A heart murmur is a murmur that can be detected in the heart area. In about 80% of children, a heart murmur can be heard at least once in their lifetime. The decision regarding the urgency of the findings depends on a large number of data, and the scope is too broad to elaborate on here.
A rapid pulse is a common occurrence in pediatric medicine. When we are dealing with a rapid or slow pulse, the most important thing is whether the pulse is appropriate for the physical condition and age of the child. A rapid pulse in a crying baby with a fever is possibly completely normal, while the same pulse rate in an adolescent would be abnormal.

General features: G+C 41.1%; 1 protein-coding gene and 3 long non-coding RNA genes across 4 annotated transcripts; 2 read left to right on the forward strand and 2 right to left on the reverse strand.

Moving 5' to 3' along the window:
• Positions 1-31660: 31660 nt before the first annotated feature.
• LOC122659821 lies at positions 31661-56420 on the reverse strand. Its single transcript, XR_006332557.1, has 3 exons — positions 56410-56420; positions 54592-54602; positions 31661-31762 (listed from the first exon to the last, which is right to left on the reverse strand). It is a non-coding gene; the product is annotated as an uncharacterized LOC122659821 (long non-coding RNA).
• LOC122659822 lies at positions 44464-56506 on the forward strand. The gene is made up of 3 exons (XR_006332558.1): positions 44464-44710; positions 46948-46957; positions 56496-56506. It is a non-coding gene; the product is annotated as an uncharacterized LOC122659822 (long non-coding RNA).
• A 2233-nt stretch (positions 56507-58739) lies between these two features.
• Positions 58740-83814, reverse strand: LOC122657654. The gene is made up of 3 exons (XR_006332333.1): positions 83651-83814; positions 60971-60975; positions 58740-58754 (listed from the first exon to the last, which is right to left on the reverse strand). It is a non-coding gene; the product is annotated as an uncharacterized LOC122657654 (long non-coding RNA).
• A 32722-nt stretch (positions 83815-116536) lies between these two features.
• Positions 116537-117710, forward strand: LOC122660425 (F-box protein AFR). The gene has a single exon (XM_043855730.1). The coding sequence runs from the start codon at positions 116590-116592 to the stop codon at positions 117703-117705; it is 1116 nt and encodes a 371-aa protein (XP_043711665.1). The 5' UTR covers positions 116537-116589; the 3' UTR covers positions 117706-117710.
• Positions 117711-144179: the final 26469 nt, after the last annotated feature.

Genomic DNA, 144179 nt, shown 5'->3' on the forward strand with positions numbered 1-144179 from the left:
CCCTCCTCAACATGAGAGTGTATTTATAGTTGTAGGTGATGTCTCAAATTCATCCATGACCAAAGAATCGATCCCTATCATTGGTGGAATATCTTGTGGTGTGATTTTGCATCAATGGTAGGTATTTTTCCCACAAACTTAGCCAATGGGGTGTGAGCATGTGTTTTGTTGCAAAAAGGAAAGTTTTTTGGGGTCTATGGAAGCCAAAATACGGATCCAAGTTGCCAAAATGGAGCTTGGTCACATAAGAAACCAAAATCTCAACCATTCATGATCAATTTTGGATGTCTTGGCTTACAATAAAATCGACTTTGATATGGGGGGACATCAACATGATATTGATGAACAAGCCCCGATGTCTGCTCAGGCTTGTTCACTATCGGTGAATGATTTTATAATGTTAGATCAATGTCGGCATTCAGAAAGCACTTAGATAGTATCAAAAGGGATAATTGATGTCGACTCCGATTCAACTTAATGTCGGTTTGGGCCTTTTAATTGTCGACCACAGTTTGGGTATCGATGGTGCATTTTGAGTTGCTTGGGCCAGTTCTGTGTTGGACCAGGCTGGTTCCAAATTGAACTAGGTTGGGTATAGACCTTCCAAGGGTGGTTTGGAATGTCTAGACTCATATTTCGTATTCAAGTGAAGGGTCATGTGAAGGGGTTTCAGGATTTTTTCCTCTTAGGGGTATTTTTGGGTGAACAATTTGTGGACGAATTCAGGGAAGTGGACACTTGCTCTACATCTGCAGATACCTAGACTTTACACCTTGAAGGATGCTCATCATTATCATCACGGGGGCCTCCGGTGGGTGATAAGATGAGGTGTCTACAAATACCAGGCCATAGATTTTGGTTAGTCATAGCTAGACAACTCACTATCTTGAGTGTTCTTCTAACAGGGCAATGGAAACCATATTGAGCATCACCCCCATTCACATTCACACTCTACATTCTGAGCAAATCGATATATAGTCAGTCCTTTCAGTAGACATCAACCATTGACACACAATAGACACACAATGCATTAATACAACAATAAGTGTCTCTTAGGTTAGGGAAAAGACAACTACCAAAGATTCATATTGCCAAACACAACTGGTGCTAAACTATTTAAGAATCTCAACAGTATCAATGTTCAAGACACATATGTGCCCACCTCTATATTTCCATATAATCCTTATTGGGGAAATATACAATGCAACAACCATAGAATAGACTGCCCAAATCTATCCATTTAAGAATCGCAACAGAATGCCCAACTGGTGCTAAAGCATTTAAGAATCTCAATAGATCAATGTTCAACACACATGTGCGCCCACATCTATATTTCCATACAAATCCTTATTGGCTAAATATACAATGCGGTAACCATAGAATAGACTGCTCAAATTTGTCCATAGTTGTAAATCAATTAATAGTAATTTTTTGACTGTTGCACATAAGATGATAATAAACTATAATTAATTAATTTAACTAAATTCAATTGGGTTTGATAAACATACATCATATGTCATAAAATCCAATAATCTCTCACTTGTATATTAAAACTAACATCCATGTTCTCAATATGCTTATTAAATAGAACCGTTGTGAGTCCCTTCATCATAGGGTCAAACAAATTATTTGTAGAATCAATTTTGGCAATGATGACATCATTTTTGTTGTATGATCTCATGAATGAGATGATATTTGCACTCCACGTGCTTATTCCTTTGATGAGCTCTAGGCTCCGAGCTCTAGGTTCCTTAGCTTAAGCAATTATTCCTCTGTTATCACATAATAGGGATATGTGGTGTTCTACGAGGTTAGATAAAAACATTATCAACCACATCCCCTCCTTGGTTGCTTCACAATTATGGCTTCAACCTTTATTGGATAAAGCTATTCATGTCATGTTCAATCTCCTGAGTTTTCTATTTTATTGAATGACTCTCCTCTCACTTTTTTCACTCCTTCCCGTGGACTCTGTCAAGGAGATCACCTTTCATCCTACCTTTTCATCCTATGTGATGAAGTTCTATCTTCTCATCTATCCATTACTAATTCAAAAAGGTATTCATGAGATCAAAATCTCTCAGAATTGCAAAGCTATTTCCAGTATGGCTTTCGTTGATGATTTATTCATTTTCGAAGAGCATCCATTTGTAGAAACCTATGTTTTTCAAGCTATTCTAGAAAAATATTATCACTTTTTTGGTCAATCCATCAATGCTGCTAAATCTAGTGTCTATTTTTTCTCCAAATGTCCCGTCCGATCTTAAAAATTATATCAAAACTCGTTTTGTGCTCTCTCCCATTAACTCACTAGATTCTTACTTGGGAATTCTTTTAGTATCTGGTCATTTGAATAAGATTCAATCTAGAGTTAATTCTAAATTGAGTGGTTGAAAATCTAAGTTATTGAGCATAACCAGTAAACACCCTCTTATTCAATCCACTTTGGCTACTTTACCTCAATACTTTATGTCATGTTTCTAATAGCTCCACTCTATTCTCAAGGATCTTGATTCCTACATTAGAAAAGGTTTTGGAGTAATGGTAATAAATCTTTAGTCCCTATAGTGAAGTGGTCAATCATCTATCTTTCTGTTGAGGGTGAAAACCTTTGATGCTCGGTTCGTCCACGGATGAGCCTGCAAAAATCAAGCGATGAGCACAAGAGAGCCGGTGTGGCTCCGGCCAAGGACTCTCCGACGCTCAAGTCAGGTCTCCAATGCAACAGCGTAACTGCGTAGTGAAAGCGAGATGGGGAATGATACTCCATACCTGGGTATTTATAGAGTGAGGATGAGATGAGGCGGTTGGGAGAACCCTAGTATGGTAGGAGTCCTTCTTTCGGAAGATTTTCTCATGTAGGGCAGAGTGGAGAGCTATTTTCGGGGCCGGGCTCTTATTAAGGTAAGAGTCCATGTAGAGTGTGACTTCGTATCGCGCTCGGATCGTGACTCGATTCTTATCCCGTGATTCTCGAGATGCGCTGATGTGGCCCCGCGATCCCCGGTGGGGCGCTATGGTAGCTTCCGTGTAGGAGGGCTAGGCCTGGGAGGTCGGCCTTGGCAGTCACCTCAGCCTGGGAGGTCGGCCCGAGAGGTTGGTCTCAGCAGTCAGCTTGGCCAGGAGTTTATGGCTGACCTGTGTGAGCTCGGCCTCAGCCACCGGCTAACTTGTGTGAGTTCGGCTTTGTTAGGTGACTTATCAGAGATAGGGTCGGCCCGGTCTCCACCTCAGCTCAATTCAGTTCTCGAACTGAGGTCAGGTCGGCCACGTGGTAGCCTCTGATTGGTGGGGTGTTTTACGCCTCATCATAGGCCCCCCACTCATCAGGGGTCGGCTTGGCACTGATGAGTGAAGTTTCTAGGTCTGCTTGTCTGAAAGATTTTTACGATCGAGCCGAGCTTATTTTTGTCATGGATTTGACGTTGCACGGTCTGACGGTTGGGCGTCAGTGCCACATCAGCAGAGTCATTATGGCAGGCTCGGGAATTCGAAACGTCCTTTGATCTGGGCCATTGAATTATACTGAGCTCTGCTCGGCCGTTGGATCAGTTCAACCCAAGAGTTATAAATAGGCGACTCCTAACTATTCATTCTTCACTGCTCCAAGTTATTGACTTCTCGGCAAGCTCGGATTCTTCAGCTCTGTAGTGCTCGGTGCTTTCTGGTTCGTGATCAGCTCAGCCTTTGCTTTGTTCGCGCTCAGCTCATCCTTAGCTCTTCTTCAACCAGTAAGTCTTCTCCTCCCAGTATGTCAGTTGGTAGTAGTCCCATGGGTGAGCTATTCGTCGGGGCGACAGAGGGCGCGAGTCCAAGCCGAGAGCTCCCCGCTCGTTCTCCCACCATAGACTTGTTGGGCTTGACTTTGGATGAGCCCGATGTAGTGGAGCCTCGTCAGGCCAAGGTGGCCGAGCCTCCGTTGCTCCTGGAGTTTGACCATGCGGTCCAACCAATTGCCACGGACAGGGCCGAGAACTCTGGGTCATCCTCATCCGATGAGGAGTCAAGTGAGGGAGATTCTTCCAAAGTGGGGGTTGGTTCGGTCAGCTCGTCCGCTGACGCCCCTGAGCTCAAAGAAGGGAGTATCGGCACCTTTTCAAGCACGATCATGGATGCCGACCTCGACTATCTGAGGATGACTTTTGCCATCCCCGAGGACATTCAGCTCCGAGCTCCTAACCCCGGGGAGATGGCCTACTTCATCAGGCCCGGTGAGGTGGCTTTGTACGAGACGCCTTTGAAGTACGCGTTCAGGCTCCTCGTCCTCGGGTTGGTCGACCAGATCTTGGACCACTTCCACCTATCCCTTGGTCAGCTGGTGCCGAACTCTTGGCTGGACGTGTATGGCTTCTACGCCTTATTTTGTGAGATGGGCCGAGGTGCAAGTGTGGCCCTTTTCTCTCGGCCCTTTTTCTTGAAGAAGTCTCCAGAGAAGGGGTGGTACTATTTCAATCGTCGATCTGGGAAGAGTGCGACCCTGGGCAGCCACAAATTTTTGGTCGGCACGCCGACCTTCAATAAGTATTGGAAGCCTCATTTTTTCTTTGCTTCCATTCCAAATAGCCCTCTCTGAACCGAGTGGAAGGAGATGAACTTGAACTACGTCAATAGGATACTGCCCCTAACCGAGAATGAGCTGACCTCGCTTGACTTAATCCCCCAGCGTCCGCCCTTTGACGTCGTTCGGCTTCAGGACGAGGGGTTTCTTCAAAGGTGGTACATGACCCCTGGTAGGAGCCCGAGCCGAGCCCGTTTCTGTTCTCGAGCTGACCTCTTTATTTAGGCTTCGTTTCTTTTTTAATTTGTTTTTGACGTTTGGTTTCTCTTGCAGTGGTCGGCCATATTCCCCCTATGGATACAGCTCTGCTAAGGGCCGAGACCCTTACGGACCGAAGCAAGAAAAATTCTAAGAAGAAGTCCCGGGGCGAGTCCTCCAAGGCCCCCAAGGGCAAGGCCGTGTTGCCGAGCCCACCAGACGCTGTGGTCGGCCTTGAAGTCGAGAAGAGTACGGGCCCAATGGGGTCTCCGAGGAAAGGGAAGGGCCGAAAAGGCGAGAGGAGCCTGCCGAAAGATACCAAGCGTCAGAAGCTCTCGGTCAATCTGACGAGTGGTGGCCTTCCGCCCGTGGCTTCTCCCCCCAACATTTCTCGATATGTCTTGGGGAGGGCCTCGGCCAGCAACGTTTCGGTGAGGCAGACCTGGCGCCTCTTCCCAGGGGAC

Sometimes we detect a rapid pulse that does not result from the body’s need to increase the heart’s capacity, and that requires examination. In such cases, ECG is an excellent initial test, and being sent to a pediatric cardiology specialist is routine practice. In any case, the detection of a rapid pulse, if it continues for a length of time, requires examination.